The identification of sea turtle behaviours is a prerequisite to predicting the activities and time-budget of these animals in their natural habitat over long term. However, this is hampered by a lack of reliable methods that enable the detection and monitoring of certain key behaviours such as feeding. This study proposes a combined approach that automatically identifies the different behaviours of free-ranging sea turtles through the use of animal-borne multi-sensor recorders (accelerometer, gyroscope and time-depth...
Grandmaternal age at reproduction affects grandoffspring body condition, reproduction and survival in a wild population of lizardsJosefa Bleu, Sandrine Meylan, Jean Clobert & Manuel Massot
Age at reproduction can influence the survival and future reproduction of an individual as well as that of their offspring. Remarkably, it has been shown that grandmaternal age at reproduction can also affect the characteristics of grandoffspring in humans and in laboratory or semi-captive animals. However, currently we do not know whether grandmaternal age effects exist in wild populations. We gathered data on female age at reproduction, offspring and grandoffspring characteristics using a 16-year long-term...
Foraging networks and social tolerance in a cooperatively breeding primate (Callithrix jacchus)María Fernanda De La Fuente, Cédric Sueur, Paul Garber, Júlio César Bicca-Marques, Antonio Souto & Nicola Schiel
Within-group competition over food resources can be a major cost of social living. In the wild, foragers are confronted with social (e.g. hierarchical rank) and ecological (e.g. food availability and distribution) challenges that affect their foraging decisions and feeding success. Exhibiting prosocial behaviors, such as tolerance at feeding sites, can benefit group members by developing affiliative social relationships, enhancing access to resources and maximizing fitness. We examined social tolerance at feeding sites in Callithrix jacchus,...
Data from: Local weather and body condition influence habitat use and movements on land of molting female southern elephant seals (Mirounga leonina)Laureline L. Chaise, Iris Prinet, Camille Toscani, Susan L. Gallon, William Paterson, Dominic J. McCafferty, Marc Théry, André Ancel & Caroline Gilbert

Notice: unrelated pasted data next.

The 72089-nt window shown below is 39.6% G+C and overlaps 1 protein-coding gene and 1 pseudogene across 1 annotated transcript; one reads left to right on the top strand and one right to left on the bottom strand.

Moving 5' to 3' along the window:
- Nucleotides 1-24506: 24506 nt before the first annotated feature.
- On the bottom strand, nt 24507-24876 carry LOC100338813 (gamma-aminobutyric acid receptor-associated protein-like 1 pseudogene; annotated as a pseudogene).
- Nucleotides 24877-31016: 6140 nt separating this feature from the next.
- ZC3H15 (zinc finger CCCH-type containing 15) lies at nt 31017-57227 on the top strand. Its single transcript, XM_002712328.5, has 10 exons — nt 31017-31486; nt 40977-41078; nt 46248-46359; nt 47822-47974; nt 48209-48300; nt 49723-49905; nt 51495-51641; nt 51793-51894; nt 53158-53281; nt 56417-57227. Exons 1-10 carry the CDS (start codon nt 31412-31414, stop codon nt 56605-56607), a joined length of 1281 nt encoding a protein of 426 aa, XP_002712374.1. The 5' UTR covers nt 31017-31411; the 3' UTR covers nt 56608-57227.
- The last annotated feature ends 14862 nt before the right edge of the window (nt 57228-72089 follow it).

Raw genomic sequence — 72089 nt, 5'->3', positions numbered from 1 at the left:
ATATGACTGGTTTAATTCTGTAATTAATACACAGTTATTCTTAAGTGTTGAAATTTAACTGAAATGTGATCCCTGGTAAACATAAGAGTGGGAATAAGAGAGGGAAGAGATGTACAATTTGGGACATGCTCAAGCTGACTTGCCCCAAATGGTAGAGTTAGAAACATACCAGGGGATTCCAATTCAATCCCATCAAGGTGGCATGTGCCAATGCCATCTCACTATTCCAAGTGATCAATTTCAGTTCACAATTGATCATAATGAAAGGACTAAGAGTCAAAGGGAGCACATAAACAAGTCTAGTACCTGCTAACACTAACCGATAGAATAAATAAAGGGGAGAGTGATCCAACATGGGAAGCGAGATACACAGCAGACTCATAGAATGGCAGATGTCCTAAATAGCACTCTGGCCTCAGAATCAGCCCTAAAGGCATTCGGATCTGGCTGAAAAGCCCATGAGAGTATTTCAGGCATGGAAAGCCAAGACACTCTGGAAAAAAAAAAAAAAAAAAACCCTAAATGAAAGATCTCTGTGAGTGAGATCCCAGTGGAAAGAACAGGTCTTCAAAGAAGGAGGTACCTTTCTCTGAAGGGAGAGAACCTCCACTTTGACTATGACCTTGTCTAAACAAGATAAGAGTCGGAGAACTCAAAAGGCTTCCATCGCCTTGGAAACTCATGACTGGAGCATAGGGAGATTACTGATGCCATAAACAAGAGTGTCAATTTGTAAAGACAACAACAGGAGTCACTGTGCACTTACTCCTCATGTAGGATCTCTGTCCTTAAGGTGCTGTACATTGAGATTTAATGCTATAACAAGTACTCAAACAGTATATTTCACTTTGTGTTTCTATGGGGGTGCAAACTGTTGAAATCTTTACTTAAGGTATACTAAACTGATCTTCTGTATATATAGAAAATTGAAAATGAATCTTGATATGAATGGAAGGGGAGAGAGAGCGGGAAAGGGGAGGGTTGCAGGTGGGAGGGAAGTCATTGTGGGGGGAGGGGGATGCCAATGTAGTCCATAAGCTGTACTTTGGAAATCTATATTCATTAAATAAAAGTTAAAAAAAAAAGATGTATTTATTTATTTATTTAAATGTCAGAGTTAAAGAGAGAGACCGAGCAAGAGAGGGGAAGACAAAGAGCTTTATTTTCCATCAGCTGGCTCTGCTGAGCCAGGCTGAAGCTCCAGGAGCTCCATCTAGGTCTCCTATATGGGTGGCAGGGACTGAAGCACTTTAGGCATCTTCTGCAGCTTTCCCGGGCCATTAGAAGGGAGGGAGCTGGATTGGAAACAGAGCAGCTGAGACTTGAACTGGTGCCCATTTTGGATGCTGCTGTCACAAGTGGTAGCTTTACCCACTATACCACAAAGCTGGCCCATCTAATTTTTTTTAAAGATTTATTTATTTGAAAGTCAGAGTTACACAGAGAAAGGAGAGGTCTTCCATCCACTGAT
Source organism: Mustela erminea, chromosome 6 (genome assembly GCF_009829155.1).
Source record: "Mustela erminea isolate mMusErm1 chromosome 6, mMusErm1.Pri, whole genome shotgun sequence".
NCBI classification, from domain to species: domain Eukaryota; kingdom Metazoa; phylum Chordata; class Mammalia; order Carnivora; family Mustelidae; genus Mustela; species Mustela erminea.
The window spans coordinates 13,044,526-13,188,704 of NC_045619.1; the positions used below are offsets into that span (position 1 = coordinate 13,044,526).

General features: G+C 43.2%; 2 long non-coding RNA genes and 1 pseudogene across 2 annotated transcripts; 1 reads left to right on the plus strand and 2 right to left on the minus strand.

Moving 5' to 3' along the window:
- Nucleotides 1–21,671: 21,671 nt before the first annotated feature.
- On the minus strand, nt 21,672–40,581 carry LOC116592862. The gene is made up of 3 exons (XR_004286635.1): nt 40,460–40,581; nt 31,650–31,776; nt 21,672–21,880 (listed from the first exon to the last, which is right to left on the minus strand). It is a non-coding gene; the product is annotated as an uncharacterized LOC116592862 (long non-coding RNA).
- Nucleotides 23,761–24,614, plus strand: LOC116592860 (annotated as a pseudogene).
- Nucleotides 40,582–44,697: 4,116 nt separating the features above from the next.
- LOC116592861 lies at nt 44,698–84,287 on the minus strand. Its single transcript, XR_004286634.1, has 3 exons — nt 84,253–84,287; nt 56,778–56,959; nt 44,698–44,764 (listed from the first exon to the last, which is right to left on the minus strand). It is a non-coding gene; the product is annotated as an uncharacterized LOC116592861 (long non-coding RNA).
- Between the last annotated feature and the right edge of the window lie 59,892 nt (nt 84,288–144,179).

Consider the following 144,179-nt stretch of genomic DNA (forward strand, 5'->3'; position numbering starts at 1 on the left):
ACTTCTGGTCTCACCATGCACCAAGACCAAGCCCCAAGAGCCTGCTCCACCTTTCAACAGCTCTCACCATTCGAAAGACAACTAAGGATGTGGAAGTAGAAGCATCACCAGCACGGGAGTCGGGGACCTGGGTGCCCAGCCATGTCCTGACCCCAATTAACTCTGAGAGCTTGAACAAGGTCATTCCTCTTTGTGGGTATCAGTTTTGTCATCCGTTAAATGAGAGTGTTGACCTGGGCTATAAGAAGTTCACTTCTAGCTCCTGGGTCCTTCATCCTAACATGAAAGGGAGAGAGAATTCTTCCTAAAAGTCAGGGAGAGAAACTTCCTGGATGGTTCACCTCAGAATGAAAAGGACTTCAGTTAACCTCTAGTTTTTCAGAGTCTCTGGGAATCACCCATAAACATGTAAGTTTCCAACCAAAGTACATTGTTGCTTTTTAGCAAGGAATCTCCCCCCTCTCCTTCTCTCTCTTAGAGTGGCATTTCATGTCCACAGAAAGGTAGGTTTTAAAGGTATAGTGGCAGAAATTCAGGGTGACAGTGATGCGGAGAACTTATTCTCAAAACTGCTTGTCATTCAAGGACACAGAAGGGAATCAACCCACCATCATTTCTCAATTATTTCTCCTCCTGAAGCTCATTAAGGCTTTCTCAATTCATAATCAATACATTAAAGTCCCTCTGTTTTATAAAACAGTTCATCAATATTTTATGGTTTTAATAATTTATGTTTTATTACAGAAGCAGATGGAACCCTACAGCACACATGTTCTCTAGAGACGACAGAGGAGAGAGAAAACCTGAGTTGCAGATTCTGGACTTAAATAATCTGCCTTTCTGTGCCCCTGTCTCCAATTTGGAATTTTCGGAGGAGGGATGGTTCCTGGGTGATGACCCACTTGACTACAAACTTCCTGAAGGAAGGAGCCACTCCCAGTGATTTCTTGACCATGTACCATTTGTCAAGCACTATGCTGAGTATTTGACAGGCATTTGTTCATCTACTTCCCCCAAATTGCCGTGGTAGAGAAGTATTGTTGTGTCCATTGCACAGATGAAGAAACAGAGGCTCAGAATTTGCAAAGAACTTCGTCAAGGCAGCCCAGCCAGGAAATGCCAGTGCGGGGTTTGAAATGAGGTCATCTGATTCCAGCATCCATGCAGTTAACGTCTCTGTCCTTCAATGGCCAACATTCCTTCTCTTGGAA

Southern elephant seals (Mirounga leonina) are known to move and aggregate while moulting, but little is known about their behaviour on land during this time. In this study, 60 adult females were monitored (23 with GPS tags) during four moulting seasons, between 2012 and 2016 at Kerguelen Archipelago, Indian Ocean. Population surveys were recorded each year (N = 230 daily counts) and habitat use was analysed in relation to the stage of the moult and...
Data from: Mechanisms of reciprocity and diversity in social networks: a modelling and comparative approachIvan Puga-Gonzalez, Julia Ostner, Oliver Schülke, Sebastian Sosa, Bernard Thierry & Cedric Sueur
Three mechanisms have been proposed to underlie reciprocation of social behaviors in gregarious animals: ‘calculated reciprocity’, ‘emotional bookkeeping’ and ‘symmetry-based reciprocity’. Among these explanations, emotional book-keeping has received the broadest support from experimental and observational studies. On the other hand, three individual-based models have shown that reciprocation may emerge via ‘symmetry-based reciprocity’, ‘emotional bookkeeping’, or a combination of both mechanisms. Here we use these three models to assess their relative fit with empirical data on...
Changes in foraging mode caused by a decline in prey size have major bioenergetic consequences for a small pelagic fishElisa Thoral, Quentin Queiros, Damien Roussel, Gilbert Dutto, Eric Gasset, David McKenzie, Caroline Romestaing, Jean-Marc Fromentin, Claire Saraux & Loic Teulier
Global warming is causing profound modifications of aquatic ecosystems and one major outcome appears to be a decline in adult size of many fish species. Over the last decade, sardine populations in the Gulf of Lions (NW Mediterranean Sea) have shown severe declines in body size and condition as well as disappearance of the oldest individuals, which could not be related to overfishing, predation pressure, or epizootic diseases. In this study, we investigated whether this...
Hubert Curien Multi-disciplinary Institute11
French National Centre for Scientific Research4
University of Aberdeen2
University of Manitoba2
Sun Yat-sen University1
Centre national de la recherche scientifique1
Centre d'Ecologie Fonctionnelle et Evolutive1
University of Glasgow1
Hubert Curien Pluridisciplinary Institute1
University of Göttingen1